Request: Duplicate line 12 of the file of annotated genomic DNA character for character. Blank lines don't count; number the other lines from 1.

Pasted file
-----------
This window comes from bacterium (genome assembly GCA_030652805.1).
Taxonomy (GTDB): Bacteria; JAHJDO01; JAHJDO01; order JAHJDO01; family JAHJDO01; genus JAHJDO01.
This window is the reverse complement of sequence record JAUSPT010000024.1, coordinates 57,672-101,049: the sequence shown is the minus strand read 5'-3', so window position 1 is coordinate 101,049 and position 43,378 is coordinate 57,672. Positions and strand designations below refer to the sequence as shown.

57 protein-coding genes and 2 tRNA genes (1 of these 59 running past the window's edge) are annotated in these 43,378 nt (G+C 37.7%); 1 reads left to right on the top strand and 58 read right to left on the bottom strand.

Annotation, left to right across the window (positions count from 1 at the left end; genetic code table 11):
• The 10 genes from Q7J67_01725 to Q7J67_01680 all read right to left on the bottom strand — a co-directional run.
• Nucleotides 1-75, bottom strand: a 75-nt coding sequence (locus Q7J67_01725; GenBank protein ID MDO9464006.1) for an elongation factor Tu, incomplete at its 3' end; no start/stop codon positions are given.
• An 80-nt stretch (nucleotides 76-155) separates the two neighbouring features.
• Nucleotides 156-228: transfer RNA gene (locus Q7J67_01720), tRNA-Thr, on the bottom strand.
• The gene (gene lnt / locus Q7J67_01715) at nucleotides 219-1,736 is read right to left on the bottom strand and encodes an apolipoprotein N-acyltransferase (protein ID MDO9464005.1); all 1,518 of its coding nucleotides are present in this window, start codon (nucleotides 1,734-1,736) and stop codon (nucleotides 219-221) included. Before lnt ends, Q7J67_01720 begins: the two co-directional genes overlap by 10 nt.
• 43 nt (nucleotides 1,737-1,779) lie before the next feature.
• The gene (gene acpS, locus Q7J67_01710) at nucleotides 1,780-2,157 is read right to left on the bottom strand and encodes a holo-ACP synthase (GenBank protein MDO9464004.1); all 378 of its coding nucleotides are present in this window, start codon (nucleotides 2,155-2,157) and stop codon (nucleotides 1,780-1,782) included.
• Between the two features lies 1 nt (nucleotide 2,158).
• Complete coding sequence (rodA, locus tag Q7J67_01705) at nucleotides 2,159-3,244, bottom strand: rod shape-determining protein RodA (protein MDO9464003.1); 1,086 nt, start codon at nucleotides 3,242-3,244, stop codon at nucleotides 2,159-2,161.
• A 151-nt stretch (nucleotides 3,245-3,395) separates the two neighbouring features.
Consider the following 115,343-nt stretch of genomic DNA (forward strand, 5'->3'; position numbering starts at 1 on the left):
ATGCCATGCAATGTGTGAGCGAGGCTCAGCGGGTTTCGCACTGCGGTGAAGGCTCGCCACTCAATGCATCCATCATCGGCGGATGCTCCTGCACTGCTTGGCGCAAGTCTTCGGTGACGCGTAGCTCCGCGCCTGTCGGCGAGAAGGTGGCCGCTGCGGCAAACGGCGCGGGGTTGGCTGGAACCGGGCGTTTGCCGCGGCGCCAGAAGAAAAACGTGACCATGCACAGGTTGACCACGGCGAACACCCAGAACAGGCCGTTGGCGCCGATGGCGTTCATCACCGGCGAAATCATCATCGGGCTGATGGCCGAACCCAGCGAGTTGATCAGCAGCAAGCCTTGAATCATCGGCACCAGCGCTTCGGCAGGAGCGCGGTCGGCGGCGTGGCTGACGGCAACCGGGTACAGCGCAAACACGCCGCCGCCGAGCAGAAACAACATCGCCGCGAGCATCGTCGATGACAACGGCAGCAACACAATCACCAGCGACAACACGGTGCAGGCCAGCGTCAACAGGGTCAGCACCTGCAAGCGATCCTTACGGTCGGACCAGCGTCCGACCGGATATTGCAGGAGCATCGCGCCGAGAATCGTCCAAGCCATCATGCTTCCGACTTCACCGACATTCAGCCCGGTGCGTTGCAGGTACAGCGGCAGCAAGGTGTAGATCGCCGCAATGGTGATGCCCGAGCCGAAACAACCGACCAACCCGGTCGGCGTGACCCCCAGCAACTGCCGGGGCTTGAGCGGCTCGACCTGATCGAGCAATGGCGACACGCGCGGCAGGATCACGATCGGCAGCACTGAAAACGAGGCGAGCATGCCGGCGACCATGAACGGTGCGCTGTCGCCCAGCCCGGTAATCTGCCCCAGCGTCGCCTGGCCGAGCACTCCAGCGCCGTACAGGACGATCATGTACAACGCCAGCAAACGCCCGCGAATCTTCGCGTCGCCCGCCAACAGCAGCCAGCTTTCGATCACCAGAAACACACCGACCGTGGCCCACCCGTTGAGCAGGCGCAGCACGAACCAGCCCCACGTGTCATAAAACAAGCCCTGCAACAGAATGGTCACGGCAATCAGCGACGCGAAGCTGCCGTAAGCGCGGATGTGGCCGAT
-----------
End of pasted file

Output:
• The gene (gene acpS, locus Q7J67_01710) at nucleotides 1,780-2,157 is read right to left on the bottom strand and encodes a holo-ACP synthase (GenBank protein MDO9464004.1); all 378 of its coding nucleotides are present in this window, start codon (nucleotides 2,155-2,157) and stop codon (nucleotides 1,780-1,782) included.